News: Academic Publishing Weekly

The state of open data, digital piracy textbook claims, and book lists galore

By Choice Staff
Academic Publishing Weekly: the latest curated news from around the industry. Purple background, white lettering.

One Million Milestone in OA

Springer Nature announced the publication of one million fully open articles, accounting for “16 percent of all open-access primary research.” This milestone arrives as publishers move to embrace OA, marking a significant shift from initial hesitation or caution toward the movement—after Springer Nature, Elsevier holds the second largest share of the open access market. CEO of Springer Nature Frank Vrancken Peeters stated, “We need to build on this and move faster towards not just an open-access future but an open science future where all outputs of research are immediately accessible.” [Publishing Perspectives]

Publishers Take Textbook Pirates to Court

Canadian e-commerce platform Shopify has attracted the ire of five major publishers over copyright infringement claims. Macmillan, Cengage, Elsevier, McGraw Hill, and Pearson filed a joint lawsuit this week accusing the company of ignoring digital piracy and “continuing to assist repeat infringers in their infringement.” More specifically, the plaintiffs assert that Shopify has helped or enabled vendors to sell illegally obtained or copyrighted digital textbooks through its site and did little to deter or bar offenders. As Inside Higher Ed points out, copyrighted chapters and answer keys shared online devalue textbooks in an age where students already hunt down any way to avoid paying full price. What will the courts decide? [Inside Higher Ed]

Grimmelmann said that for publishers the problem extends beyond just lost revenue, to the loss of value of an entire textbook, since many Shopify vendors sell solution manuals and answer keys meant only for professors. These materials have ended up on the internet and rendered the textbooks useless in the eyes of many professors.

Suzanne Smalley, Inside Higher Ed

Acquisitions and Announcements

Ready for some rapid-fire news? Clarivate has completed its acquisition of ProQuest, which was first announced last spring (“Another Acquisition? Uh-Oh, Think Pieces Ahead”). In other acquisition news, publisher Wiley has purchased open access solutions platform Knowledge Unlatched. Wiley appears to be on a Pokemon-esque, gotta-catch-‘em-all mission; recent acquisitions include J&J Editorial, Hindawi, Madgex, and Atypon. Last, the Association of University Presses announced a new strategy for its Annual Meeting format, deciding to alternate yearly between virtual and in-person. Next up is the in-person Annual Meeting in June 2022.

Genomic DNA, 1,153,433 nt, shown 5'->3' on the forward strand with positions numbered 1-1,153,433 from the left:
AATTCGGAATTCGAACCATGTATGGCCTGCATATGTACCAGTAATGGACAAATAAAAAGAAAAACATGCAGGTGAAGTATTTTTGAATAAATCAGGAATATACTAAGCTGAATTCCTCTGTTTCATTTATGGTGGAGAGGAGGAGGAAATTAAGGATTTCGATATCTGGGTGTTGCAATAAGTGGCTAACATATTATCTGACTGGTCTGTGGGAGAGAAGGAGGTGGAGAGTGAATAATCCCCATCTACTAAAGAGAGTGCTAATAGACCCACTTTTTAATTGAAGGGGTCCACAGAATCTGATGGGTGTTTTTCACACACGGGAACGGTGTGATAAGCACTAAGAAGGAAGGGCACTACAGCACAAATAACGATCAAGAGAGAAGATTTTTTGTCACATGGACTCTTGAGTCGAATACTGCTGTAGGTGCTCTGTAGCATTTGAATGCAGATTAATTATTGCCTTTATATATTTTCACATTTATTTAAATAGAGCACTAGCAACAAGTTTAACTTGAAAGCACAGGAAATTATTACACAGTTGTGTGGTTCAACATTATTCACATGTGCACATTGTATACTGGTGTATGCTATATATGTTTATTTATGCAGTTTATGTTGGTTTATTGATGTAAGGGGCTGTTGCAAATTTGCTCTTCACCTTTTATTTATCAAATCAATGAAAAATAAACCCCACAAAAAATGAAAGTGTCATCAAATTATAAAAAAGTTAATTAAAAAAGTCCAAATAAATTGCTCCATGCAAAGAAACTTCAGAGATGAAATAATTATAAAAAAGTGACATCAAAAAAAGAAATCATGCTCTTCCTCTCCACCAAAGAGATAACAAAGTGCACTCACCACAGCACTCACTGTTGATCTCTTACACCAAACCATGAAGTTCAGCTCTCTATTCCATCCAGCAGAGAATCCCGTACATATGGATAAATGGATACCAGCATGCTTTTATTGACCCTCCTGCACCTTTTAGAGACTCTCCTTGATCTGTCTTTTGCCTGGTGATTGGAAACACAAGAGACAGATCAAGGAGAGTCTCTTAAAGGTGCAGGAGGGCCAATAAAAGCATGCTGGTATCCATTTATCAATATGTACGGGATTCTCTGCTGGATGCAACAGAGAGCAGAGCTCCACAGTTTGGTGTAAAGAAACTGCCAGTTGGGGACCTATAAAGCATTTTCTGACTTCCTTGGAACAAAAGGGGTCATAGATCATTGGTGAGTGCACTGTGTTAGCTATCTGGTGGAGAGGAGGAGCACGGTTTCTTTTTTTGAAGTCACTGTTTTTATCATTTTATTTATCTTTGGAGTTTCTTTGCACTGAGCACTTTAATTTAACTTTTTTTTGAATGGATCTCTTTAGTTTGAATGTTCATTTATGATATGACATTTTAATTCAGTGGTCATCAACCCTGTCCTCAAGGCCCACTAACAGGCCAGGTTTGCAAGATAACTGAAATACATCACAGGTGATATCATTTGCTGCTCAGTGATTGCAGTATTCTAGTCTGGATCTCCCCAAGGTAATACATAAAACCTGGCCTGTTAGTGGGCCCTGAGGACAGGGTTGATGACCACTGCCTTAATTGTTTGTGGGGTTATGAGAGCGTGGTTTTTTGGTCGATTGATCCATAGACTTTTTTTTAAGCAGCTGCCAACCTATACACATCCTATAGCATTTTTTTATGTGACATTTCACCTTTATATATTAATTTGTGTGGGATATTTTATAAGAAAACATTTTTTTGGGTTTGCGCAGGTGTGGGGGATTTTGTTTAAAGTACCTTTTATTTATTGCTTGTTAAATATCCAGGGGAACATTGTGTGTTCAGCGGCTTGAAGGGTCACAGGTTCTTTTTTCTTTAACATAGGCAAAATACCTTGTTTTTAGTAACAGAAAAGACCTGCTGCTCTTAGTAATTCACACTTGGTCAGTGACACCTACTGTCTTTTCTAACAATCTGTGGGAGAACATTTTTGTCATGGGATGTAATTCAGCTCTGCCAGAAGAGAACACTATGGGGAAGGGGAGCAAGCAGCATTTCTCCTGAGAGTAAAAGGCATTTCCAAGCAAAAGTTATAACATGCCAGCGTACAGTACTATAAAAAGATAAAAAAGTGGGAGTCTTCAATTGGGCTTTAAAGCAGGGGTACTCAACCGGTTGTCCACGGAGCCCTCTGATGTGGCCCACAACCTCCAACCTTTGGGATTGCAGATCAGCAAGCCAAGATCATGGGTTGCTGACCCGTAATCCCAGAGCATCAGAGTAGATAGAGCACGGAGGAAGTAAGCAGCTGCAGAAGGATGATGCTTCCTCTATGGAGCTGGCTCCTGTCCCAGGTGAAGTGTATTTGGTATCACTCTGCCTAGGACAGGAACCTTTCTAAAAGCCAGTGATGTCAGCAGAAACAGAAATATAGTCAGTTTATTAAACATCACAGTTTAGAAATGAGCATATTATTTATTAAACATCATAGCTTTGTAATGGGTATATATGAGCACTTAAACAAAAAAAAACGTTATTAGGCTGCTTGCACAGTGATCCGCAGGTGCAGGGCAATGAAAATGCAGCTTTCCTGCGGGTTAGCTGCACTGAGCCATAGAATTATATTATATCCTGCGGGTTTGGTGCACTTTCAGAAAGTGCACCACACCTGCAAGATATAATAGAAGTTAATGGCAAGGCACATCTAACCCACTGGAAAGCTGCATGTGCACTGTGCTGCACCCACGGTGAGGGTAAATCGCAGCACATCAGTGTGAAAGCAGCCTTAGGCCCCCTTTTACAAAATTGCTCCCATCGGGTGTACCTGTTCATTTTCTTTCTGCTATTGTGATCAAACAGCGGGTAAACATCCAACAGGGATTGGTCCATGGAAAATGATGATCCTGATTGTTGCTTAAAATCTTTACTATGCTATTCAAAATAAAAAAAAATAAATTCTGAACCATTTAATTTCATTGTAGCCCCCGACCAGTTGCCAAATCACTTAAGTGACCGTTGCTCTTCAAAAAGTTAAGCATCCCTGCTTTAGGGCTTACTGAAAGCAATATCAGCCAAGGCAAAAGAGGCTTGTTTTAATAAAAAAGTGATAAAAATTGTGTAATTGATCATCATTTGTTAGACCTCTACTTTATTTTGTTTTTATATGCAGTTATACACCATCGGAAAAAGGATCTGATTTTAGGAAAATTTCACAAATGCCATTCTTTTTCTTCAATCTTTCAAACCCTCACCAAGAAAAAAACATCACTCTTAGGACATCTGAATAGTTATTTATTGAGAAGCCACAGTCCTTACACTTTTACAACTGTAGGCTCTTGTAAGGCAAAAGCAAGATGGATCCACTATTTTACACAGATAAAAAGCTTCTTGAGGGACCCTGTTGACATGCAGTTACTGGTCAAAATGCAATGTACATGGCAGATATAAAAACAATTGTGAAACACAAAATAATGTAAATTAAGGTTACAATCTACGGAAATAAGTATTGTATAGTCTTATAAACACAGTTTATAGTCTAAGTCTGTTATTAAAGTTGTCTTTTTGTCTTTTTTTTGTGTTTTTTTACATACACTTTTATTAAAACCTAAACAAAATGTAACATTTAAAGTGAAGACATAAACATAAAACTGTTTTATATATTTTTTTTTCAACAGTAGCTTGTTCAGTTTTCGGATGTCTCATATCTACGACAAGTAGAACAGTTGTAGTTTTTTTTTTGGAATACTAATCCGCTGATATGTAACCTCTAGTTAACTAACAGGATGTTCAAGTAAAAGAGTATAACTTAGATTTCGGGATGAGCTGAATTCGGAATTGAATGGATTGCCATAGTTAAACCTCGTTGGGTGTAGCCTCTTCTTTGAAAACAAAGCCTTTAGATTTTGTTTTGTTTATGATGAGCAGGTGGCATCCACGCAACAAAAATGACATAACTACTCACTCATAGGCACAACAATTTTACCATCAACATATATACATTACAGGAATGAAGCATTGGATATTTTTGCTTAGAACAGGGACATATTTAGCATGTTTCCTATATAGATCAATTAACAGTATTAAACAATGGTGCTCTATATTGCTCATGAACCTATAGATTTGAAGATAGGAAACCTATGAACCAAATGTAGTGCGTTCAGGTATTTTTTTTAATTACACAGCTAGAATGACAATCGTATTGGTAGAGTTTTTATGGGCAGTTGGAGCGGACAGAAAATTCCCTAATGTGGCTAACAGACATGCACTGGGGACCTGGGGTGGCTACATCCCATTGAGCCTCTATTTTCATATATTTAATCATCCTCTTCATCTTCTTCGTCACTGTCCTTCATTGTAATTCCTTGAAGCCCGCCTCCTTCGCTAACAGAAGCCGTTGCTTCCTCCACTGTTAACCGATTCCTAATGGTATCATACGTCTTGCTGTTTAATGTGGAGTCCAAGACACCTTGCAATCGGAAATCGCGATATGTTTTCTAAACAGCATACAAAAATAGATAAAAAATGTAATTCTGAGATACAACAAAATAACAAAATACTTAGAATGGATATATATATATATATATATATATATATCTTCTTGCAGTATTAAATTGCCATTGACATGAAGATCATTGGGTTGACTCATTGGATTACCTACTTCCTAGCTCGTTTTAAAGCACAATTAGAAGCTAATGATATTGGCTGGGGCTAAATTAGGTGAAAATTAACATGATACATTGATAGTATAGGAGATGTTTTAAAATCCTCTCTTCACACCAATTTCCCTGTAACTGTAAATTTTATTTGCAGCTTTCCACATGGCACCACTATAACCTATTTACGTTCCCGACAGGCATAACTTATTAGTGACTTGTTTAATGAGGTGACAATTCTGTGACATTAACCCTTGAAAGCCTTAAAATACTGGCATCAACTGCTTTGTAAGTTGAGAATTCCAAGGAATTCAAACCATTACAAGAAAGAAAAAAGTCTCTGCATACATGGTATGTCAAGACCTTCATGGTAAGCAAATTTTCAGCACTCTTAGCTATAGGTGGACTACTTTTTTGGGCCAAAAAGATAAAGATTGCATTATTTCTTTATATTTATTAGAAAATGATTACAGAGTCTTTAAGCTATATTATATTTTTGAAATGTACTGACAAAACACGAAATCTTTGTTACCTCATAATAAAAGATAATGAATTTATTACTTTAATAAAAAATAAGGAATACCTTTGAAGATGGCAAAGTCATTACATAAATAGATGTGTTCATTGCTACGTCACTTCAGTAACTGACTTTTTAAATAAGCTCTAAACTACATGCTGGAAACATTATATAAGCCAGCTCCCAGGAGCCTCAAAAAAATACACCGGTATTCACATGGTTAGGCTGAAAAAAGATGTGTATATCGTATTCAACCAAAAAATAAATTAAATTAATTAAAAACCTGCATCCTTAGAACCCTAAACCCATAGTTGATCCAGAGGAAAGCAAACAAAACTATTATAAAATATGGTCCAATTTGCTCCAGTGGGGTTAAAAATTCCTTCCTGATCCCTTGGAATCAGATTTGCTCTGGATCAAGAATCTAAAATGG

Crying in H Mart book cover

Have You Completed Your Holiday Shopping?

The end-of-year book lists continue this week for your own personal perusing or holiday gift-giving. The American Council of Learned Societies shared “2021 Book Publications by Our Fellows,” which includes select titles from ACLS fellows and grantees. Princeton, Yale, Pittsburgh and more university presses dot the list. Sick of books from 2021? Literary Hub released “The 36 Best (Old) Books We Read in 2021,” including novels, memoirs, poetry, and more spanning the 1930s to 2020—never too late to discover a gem! Also, NPR put together “12 books NPR staffers loved in 2021 that might surprise you.” Frankly, if you haven’t read Crying in H Mart by Michelle Zauner yet, what are you waiting for?!

Book Lists and Prizes Continued

To round out the book lists for this week, we have two selections from the New York Times: “The 10 Best Books of 2021” and “The Best Books to Give This Season,” which includes 71 titles separated by genre (sports, thrillers, historical fiction, travel, and more). Happy scrolling! Finally, Marjoleine Kars brought home the Cundill History Prize for Blood on the River: A Chronicle of Mutiny and Freedom on the Wild Coast from New Press. Kars collected $75,000 for the award, while the two finalists, Rebecca Clifford (Survivors: Children’s Lives After the Holocaust, Yale) and Marie Favereau (The Horde: How the Mongols Changed the World, Harvard/Belknap) were awarded $10,000 each. What a way to ring out the year!

What’s the State of Open Data?

The yearly State of Open Data report via Figshare, Digital Science, and Springer Nature was released this week, finding “increasing concern among researchers about misuse of data as well as a lack of credit and acknowledgement for those who do openly share their data.” The survey of over 4,000 researchers found that many support a mandate for open data, though the majority of respondents don’t receive credit for sharing open research. The report also looks at the motivations behind data sharing and the understanding of data sharing principles and standards. Springer Nature’s vice president for research solutions Eugenie Regan noted, “Whilst year-on-year progress can be seen in some areas, researcher concerns still remain around credit, data misuse and support around copyright and licensing.” [Research Information]